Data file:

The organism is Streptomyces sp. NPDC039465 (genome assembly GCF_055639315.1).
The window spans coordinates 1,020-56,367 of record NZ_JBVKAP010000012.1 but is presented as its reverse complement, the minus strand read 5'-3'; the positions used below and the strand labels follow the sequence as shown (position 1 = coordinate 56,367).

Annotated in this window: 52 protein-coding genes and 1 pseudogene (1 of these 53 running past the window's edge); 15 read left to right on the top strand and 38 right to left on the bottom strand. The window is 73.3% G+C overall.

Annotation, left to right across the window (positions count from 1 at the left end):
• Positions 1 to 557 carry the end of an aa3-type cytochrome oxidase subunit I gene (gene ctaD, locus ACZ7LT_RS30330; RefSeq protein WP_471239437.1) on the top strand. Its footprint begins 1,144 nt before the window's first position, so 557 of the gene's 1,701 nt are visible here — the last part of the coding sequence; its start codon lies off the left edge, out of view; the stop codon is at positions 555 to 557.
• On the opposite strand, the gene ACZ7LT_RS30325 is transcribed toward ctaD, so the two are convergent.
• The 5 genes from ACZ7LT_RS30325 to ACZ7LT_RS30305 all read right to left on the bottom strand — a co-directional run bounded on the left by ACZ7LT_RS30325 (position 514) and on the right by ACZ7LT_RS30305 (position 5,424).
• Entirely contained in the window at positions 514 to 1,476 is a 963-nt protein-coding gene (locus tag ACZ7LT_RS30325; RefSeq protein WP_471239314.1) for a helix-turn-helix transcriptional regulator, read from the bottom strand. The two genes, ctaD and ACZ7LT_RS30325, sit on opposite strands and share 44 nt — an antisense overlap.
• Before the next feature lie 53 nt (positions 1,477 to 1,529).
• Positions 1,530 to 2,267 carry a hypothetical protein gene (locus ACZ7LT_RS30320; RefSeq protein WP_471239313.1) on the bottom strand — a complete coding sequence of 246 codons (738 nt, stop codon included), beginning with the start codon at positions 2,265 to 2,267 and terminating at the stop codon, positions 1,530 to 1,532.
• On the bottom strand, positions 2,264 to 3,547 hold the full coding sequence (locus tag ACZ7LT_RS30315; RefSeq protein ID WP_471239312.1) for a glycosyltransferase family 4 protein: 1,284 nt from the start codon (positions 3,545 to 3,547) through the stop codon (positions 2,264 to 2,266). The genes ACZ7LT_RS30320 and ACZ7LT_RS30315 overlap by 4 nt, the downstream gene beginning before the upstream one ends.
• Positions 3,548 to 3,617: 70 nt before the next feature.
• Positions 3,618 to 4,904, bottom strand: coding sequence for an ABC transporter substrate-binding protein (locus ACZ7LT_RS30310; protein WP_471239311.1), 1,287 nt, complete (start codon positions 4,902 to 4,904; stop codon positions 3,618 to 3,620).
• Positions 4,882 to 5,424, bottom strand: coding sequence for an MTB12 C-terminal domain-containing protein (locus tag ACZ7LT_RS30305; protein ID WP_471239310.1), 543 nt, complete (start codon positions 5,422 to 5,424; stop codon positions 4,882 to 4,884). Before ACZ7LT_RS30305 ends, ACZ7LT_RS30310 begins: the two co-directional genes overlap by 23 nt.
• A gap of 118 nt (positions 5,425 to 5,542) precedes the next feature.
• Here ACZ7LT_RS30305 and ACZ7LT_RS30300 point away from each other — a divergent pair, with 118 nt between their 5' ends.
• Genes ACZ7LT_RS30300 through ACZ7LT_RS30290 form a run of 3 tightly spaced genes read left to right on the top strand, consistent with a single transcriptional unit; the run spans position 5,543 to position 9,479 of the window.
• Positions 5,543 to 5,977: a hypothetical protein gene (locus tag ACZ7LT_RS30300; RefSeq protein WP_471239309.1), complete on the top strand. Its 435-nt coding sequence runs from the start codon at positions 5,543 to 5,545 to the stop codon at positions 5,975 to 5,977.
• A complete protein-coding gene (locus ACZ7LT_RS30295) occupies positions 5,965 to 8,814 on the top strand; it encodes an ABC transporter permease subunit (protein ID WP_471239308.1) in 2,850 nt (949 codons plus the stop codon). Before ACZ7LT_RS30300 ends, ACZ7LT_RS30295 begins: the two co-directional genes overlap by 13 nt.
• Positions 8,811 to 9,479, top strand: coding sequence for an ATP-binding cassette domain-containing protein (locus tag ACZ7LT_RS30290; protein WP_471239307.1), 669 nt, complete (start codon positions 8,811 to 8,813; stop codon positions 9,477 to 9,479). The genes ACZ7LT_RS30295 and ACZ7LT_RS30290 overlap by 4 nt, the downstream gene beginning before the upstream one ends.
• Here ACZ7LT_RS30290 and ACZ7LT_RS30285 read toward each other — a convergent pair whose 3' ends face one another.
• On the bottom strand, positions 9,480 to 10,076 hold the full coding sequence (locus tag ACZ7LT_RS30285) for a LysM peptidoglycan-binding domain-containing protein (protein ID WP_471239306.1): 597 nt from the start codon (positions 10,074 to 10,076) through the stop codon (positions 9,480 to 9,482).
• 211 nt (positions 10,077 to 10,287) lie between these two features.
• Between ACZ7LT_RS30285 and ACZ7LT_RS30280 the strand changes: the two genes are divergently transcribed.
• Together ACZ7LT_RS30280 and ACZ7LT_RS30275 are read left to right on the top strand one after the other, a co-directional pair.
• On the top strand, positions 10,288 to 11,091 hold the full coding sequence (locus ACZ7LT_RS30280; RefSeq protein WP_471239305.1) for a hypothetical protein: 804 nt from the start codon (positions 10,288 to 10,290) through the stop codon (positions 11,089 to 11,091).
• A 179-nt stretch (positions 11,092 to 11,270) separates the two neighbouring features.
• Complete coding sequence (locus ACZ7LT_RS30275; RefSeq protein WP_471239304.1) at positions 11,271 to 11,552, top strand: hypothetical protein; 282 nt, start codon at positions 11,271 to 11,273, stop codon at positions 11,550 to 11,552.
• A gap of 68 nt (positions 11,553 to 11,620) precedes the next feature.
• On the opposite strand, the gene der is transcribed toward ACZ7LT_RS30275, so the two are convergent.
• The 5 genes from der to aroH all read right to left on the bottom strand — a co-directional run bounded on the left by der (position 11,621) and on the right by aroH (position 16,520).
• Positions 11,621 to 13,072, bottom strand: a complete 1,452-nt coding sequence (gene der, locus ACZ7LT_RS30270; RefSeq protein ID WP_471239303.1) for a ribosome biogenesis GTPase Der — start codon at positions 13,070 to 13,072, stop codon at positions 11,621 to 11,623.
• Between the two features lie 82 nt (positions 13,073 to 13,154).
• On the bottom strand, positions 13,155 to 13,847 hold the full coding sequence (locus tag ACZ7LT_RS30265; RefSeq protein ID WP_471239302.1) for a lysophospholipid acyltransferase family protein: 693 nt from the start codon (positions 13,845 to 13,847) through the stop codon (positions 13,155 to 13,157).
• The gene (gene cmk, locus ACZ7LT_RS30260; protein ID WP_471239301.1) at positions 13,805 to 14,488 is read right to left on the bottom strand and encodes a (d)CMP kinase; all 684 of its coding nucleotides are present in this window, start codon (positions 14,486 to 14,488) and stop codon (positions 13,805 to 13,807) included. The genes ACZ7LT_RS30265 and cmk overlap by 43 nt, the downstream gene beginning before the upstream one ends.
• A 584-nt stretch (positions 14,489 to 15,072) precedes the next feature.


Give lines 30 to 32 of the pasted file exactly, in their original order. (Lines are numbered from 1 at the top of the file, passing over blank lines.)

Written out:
• On the opposite strand, the gene der is transcribed toward ACZ7LT_RS30275, so the two are convergent.
• The 5 genes from der to aroH all read right to left on the bottom strand — a co-directional run bounded on the left by der (position 11,621) and on the right by aroH (position 16,520).
• Positions 11,621 to 13,072, bottom strand: a complete 1,452-nt coding sequence (gene der, locus ACZ7LT_RS30270; RefSeq protein ID WP_471239303.1) for a ribosome biogenesis GTPase Der — start codon at positions 13,070 to 13,072, stop codon at positions 11,621 to 11,623.